Further, Petitioner's requested relief overlaps with the relief requested in the Gilman class action. A plaintiff who is a member of a class action for equitable relief from prison conditions may not maintain an individual suit for equitable relief concerning the same subject matter. Crawford v. Bell, 599 F.2d 890, 891-92 (9th Cir. 1979). It is contrary to the efficient and orderly administration of justice for a court to proceed with an action that would possibly conflict, or interfere, with the determination of relief in another pending action which is proceeding and in which the class has been certified.
Here, Petitioner's own allegations reflect that he qualifies as a member of the class in Gilman. The court in Gilman has jurisdiction over same subject matter and may grant the same relief. A court has inherent power to control its docket and the disposition of its cases with economy of time and effort for both the court and the parties. Landis v. North American Co., 299 U.S. 248, 254-255 (1936); Ferdik v. Bonzelet, 963 F.2d 1258, 1260 (9th Cir. 1992). In the exercise of its inherent discretion, this Court concludes that dismissal of Petitioner's ex post facto claim in this action is appropriate and necessary to avoid interference with the orderly administration of justice. Cf., Crawford v. Bell, 599 F.2d 890, 892-93; see Bryant v. Haviland, No. CIV S-09-CV-3462 GEB, 2011 WL 23064, *2-*5 (E.D. Cal. Jan. 4, 2011).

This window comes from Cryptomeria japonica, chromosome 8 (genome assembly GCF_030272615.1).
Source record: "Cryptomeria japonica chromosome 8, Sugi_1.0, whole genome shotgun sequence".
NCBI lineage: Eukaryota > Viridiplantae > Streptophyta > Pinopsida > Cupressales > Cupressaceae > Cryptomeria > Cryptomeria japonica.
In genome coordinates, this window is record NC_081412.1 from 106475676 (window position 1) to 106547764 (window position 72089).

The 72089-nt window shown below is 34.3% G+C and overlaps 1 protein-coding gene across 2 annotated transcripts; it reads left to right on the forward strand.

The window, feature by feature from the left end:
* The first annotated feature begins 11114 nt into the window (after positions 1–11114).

A petition for habeas corpus should not be dismissed without leave to amend unless it appears that no tenable claim for relief can be pleaded were such leave granted. Jarvis v. Nelson, 440 F.2d 13, 14 (9th Cir. 1971). In view of the allegations of the petition and the pendency of the Gilman class action, amendment of the petition with respect to the ex post facto claim would be futile and unproductive.